Buying and selling cars require some paperwork to be done whether such transactions are made by dealers or regular folks. A motor vehicle bill of sale is among those papers you should be armed with when acting as a seller or a buyer since it is a mandatory document in plenty of states. And even if your state is an exception, having this paper on hand will prove useful for protecting you from fraud and false accusations.
Motor Vehicle Bill of Sale Explained
Actually, bills of sale work as a kind of sales contract. Yet, they are created to establish the fact of ownership transfer rather than just putting the deal’s conditions in writing as regular contracts do. The applicable scope of the bills goes far beyond transactions with vehicles, covering almost any type of movables, from jewelry and furniture to animals and aircraft. The paper identifies the seller and the buyer, describes the item sold, and specifies the price and other significant details of the transaction. If any warranty is provided, the bill also formalizes it, serving as a receipt in this case.
Deals with motor vehicles are among the most widespread applications of this paper. Many states include it in their lists of documents required to register a car with the local DMV. In this regard, vehicle bills of sale work to report the passing of property, based on which the authorities record a title transfer. So, though a vehicle bill of sale is not equivalent to a car title as to proving ownership over the car, it is accepted by the authorities to establish the proprietary right. Even if a car is not sold but traded or gifted, the document works fine for recording the transaction and registering the new owner.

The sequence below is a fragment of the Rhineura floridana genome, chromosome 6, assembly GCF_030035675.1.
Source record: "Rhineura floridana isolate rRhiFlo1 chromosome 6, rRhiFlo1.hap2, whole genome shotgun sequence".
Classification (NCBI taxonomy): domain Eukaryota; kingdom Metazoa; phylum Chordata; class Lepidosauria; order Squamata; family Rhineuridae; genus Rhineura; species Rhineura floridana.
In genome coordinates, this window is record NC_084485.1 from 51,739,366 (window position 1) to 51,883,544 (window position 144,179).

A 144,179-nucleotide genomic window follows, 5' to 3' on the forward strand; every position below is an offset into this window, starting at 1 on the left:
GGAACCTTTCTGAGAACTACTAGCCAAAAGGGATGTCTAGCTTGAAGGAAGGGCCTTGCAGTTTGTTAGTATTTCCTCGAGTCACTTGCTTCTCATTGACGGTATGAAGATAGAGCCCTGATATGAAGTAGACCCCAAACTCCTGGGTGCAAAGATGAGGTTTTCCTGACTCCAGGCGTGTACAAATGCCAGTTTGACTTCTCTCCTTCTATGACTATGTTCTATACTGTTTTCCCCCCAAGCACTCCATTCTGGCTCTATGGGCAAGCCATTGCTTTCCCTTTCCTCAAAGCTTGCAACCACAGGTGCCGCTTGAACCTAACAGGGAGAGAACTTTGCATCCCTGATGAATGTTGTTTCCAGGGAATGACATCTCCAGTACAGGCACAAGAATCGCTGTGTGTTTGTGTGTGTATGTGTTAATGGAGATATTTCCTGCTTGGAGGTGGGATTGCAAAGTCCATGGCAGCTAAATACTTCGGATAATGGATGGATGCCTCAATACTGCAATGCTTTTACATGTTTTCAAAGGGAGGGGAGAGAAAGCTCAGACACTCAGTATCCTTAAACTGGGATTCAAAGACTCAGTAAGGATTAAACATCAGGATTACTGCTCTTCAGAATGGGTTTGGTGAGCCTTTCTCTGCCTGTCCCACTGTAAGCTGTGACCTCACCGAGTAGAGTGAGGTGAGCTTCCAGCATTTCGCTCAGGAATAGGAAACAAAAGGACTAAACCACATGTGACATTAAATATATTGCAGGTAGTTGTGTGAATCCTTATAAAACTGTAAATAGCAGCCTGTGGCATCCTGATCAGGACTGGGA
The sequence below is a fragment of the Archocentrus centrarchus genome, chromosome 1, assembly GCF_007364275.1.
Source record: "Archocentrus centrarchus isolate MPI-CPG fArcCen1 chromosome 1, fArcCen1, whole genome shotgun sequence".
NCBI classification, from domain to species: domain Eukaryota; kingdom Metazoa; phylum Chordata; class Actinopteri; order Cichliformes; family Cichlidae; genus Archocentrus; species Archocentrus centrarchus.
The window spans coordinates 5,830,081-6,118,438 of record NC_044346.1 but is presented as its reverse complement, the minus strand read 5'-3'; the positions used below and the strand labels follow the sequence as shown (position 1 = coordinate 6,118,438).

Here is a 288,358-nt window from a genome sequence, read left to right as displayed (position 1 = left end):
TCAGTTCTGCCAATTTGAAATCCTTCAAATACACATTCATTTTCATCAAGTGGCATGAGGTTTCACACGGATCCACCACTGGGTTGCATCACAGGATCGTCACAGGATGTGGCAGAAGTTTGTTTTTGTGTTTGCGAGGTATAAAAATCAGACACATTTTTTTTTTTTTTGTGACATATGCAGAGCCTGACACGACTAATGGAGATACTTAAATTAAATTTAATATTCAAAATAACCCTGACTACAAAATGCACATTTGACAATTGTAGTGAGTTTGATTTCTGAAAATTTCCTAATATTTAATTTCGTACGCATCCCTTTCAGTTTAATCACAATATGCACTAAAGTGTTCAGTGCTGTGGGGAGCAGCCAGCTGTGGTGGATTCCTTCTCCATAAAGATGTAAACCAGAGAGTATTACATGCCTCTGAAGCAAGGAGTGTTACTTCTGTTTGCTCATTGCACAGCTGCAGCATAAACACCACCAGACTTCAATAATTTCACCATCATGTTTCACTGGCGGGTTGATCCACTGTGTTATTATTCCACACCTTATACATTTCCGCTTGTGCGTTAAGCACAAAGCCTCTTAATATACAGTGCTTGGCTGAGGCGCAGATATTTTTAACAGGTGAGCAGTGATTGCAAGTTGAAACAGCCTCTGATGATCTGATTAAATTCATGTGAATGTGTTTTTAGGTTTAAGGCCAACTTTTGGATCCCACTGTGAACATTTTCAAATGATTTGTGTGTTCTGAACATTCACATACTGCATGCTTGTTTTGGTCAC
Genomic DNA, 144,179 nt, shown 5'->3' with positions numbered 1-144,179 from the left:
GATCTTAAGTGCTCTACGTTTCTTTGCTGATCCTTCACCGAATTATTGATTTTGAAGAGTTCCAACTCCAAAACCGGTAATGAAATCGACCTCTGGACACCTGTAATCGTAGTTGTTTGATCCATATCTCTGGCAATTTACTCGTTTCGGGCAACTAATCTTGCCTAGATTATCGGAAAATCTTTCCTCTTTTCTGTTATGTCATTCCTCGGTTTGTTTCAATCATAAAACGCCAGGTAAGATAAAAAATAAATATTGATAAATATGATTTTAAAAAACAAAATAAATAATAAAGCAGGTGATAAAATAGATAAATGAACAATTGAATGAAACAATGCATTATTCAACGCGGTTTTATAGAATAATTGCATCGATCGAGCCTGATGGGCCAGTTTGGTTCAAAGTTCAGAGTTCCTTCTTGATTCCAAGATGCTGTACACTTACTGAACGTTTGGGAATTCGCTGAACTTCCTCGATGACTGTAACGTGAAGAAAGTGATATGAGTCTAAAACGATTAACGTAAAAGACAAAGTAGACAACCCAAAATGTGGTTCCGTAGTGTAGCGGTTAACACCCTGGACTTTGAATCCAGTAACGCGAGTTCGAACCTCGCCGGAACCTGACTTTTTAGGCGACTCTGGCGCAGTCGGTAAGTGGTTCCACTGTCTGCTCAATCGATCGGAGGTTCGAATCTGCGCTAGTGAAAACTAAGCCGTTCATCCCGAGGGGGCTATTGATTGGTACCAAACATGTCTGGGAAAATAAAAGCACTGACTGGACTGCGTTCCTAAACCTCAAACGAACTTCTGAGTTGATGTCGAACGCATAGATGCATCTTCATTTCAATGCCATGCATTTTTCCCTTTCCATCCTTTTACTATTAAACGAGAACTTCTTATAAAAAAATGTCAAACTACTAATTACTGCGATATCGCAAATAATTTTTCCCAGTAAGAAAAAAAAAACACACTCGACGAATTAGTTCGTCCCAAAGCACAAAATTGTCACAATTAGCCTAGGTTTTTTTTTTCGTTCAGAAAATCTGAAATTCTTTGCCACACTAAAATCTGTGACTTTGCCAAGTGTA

Other Motor Vehicle Bill of Sale Applications
Obviously, what’s good for a DMV is good for other authorities. Even if you happen to live in a state where a motor vehicle bill of sale is not required, you can still avail of the document. It is acceptable as proof of ownership in courts should any disputes arise. This covers not only litigations over the ownership of a particular automobile. The paper is applicable to lawsuits connected with crimes that were committed with the use of the vehicle. In this vein, a properly designed bill of sale protects both the seller and the buyer by clarifying who is held liable for the car.
Moreover, any disputes between the parties can be settled without going to court thanks to all the deal details sliced and diced within the bill. For example, if the seller specifies that he or she transfers the car “as is,” the person won’t be responsible for any breakage revealed after the car is handed over to the new owner. On the other hand, if there is a certain warranty included in the document, the buyer has a nice chance to get a refund without taking legal action. Vehicle bills of sale can also resolve any other issues related to the transaction, such as payment terms or equipment provided with the car.
In fact, a motor vehicle bill of sale comes in handy in a range of situations when some kind of a title deed is needed. This covers loans, for example. If a person buys a car from another individual with borrowed funds, the lender might require the document as a security. Tax purposes are on the list as well since both the buyer and the seller can submit the bill to prove the deal price. So, registering a car with your local authorities is not the only application of the document, and it makes sense to have it even if it’s not mandatory.